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, urethane (yū'rĕ-than, -thān),
Agent with antimitotic activity; formerly used medically as a hypnotic, but now more often used as an anesthetic for laboratory animals.
Synonym(s): ethyl carbamate
Farlex Partner Medical Dictionary © Farlex 2012
References in periodicals archive ?
Ethyl carbamate induces cell death through its effects on multiple metabolic pathways.
Application of the margin of exposure (MOE) approach to substances in food that are genotoxic and carcinogenic Example: Ethyl carbamate. Food and Chemical Toxicology, v.48, p.S63-S68, 2010.
A variety of alcoholic beverages within the UK were analyzed for the presence of ethyl carbamate using an Ellutia 200 series GC interfaced to an 800 series TEA working in nitrogen detection mode.
Testing for the presence of ethyl carbamate in food and distilled alcoholic beverage products are thought to help reduce the risk of developing cancer.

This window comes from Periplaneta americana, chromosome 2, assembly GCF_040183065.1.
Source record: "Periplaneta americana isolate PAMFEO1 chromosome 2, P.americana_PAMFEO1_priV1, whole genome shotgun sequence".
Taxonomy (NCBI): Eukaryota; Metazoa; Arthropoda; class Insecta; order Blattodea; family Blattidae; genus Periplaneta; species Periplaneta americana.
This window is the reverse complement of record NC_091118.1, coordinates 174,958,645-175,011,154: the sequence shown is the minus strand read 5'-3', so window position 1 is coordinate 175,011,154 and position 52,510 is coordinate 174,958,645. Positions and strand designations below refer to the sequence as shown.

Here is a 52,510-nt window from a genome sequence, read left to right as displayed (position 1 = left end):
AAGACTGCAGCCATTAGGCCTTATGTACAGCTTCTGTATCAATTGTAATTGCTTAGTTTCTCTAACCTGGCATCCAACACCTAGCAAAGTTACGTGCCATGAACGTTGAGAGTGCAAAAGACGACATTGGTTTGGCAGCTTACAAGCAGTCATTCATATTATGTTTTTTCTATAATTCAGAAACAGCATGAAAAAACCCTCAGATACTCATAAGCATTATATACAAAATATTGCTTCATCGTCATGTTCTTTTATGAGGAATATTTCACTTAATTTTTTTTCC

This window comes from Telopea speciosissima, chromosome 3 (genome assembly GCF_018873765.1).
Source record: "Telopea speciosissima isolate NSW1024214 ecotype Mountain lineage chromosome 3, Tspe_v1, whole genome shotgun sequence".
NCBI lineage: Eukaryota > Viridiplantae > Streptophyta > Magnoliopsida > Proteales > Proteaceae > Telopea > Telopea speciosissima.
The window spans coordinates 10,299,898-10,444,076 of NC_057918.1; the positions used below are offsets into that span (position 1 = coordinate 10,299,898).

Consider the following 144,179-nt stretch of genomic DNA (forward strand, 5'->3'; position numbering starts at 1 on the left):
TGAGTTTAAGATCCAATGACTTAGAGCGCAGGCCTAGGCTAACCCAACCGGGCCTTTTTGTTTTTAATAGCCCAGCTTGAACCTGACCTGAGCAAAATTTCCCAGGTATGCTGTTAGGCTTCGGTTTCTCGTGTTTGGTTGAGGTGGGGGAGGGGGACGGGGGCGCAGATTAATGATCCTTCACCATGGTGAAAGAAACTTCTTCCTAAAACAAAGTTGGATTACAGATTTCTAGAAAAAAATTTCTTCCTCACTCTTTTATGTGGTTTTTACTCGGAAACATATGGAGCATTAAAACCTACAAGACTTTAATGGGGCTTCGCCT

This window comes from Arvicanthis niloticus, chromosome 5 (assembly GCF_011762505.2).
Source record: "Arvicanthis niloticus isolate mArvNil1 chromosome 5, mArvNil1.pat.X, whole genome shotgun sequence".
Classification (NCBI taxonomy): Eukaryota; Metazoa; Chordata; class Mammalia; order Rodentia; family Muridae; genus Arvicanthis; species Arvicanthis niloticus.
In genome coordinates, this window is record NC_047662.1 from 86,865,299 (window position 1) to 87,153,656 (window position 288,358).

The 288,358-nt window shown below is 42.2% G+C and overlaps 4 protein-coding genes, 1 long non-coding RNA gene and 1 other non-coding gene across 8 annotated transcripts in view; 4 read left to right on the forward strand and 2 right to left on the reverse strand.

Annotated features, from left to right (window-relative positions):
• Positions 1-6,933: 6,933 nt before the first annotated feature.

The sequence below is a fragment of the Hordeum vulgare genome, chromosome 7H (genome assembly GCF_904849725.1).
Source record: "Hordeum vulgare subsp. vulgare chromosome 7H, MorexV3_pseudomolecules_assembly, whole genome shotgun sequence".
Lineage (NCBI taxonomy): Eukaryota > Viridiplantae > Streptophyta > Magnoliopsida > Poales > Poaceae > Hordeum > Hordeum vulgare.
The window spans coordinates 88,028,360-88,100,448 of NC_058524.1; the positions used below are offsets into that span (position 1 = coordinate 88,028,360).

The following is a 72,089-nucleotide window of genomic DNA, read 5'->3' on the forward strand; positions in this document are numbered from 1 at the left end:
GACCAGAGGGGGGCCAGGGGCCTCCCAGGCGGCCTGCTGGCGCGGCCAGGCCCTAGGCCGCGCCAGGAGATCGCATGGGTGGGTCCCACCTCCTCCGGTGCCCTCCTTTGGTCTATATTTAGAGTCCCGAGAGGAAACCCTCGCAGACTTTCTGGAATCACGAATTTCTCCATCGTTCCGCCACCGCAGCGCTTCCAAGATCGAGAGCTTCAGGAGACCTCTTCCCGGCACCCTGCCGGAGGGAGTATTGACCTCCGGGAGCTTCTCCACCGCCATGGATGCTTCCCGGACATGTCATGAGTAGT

Henshaw, "Induction of pulmonary tumors in mice with ethyl carbamate (urethane)," Journal of the National Cancer Institute, vol.
Yoon et al., "Exposure to ethyl carbamate in alcohol-drinking and nondrinking adults and its reduction by simple charcoal filtration," Food Control, vol.
In the following, we therefore focus on copper, manganese, acetaldehyde and ethyl carbamate, which all had incidences above 10% in our sample.
But Dr Richard Dixon, head of research at Friends of the Earth Scotland, described it as "alarming" that the popular drink would always contain small quantities of ethyl carbamate.
In the 1980s, concerns were first raised over the trace presence of ethyl carbamate in whisky.
In 1997, Christian Butzke and Linda Bisson of the University of California, Davis, assembled an "Ethyl Carbamate Preventive Action Manual" for the FDA.
I think Gene Ford reported a mushroom has more ethyl carbamate than 20 bottles of wine.
Present technology and analytical methods cannot guarantee that wine won't contain ANY ethyl carbamate. In fact, the odds are heavy that practically any fermented food or beverage will contain traces.